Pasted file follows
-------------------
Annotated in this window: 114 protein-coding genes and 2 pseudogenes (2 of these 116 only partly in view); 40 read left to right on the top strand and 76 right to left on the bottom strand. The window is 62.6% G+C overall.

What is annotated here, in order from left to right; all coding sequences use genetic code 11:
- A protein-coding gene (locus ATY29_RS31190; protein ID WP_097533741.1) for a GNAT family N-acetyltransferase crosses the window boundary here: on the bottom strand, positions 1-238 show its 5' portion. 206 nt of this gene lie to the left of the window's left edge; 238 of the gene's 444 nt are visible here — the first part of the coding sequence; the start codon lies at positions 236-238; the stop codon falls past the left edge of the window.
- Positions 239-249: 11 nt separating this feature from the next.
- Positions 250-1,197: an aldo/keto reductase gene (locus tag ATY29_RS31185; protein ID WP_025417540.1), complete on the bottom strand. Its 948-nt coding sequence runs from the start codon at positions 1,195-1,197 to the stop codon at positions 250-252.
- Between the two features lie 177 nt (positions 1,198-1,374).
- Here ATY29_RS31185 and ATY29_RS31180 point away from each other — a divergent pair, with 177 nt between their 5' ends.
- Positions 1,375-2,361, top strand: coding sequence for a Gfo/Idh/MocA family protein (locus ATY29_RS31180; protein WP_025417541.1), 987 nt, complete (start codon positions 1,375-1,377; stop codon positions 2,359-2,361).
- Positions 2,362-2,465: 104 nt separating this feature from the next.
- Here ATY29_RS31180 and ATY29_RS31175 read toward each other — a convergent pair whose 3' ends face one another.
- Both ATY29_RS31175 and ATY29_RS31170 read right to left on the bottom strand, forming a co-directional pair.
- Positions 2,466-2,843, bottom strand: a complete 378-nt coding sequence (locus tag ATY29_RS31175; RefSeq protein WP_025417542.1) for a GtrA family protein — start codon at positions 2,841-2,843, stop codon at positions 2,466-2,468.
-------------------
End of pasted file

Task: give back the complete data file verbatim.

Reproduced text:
Annotated in this window: 114 protein-coding genes and 2 pseudogenes (2 of these 116 only partly in view); 40 read left to right on the top strand and 76 right to left on the bottom strand. The window is 62.6% G+C overall.

What is annotated here, in order from left to right; all coding sequences use genetic code 11:
- A protein-coding gene (locus ATY29_RS31190; protein ID WP_097533741.1) for a GNAT family N-acetyltransferase crosses the window boundary here: on the bottom strand, positions 1-238 show its 5' portion. 206 nt of this gene lie to the left of the window's left edge; 238 of the gene's 444 nt are visible here — the first part of the coding sequence; the start codon lies at positions 236-238; the stop codon falls past the left edge of the window.
- Positions 239-249: 11 nt separating this feature from the next.
- Positions 250-1,197: an aldo/keto reductase gene (locus tag ATY29_RS31185; protein ID WP_025417540.1), complete on the bottom strand. Its 948-nt coding sequence runs from the start codon at positions 1,195-1,197 to the stop codon at positions 250-252.
- Between the two features lie 177 nt (positions 1,198-1,374).
- Here ATY29_RS31185 and ATY29_RS31180 point away from each other — a divergent pair, with 177 nt between their 5' ends.
- Positions 1,375-2,361, top strand: coding sequence for a Gfo/Idh/MocA family protein (locus ATY29_RS31180; protein WP_025417541.1), 987 nt, complete (start codon positions 1,375-1,377; stop codon positions 2,359-2,361).
- Positions 2,362-2,465: 104 nt separating this feature from the next.
- Here ATY29_RS31180 and ATY29_RS31175 read toward each other — a convergent pair whose 3' ends face one another.
- Both ATY29_RS31175 and ATY29_RS31170 read right to left on the bottom strand, forming a co-directional pair.
- Positions 2,466-2,843, bottom strand: a complete 378-nt coding sequence (locus tag ATY29_RS31175; RefSeq protein WP_025417542.1) for a GtrA family protein — start codon at positions 2,841-2,843, stop codon at positions 2,466-2,468.